Option 2: Someone’s plenary response was “human language has not advanced to translate connotation” and it was a very thought provoking question. It’s absolutely true and in addition to that, it means that it’s up to the reader to decide how they might interpret that message. This led me to wonder whether or not a translator’s emotional state in the moment changed the way the message was perceived. In certain situations. We can only define connotation in the auditory state, unless there is a distinct identified message behind it. The poem presented by Prof. Denham is a similar situation to me. Was the original translator’s mood a defining factor in how the message was relayed? In the plato reading, I wondered if the free man’s perspective/emotional state to the outside world defined whether or not he relays that message to the others. If he had a differing perspective, would they still kill him in the end?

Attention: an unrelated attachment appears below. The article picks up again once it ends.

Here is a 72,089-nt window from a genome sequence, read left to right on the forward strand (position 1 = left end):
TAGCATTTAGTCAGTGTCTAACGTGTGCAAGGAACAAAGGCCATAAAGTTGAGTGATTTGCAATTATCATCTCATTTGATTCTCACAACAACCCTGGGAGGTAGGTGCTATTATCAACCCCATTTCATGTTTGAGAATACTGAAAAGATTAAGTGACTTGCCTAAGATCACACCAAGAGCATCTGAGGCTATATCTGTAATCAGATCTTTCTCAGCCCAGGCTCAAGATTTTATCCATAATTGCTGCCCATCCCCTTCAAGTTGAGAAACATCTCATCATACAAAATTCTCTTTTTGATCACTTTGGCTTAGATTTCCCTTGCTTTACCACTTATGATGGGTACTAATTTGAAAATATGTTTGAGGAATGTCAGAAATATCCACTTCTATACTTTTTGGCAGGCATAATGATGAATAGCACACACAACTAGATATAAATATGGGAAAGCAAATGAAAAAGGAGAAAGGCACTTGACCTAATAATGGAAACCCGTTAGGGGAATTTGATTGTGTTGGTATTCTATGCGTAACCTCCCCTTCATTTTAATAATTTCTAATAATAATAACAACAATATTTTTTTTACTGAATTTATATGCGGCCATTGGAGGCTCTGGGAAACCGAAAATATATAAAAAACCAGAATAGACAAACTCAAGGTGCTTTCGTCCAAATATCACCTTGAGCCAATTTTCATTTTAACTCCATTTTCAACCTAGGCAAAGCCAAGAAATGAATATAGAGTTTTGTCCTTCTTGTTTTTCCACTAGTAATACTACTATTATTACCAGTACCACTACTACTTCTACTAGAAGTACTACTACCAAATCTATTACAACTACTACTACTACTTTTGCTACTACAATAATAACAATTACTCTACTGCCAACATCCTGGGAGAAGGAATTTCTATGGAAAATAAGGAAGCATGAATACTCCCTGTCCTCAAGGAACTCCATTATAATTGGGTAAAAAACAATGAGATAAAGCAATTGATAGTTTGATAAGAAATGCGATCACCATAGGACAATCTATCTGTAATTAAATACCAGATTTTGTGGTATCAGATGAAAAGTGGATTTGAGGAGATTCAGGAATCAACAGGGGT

Option 3: Imagine that you received an alien communication similar to the situation in Arrival. You need to be able to decode the message and then send them one back. They do not understand human language and have no sense of gestures. Here’s the message: 00100011100010011111001000101011011. What do you do? This is an actual solution. (Hint: Think Imagery)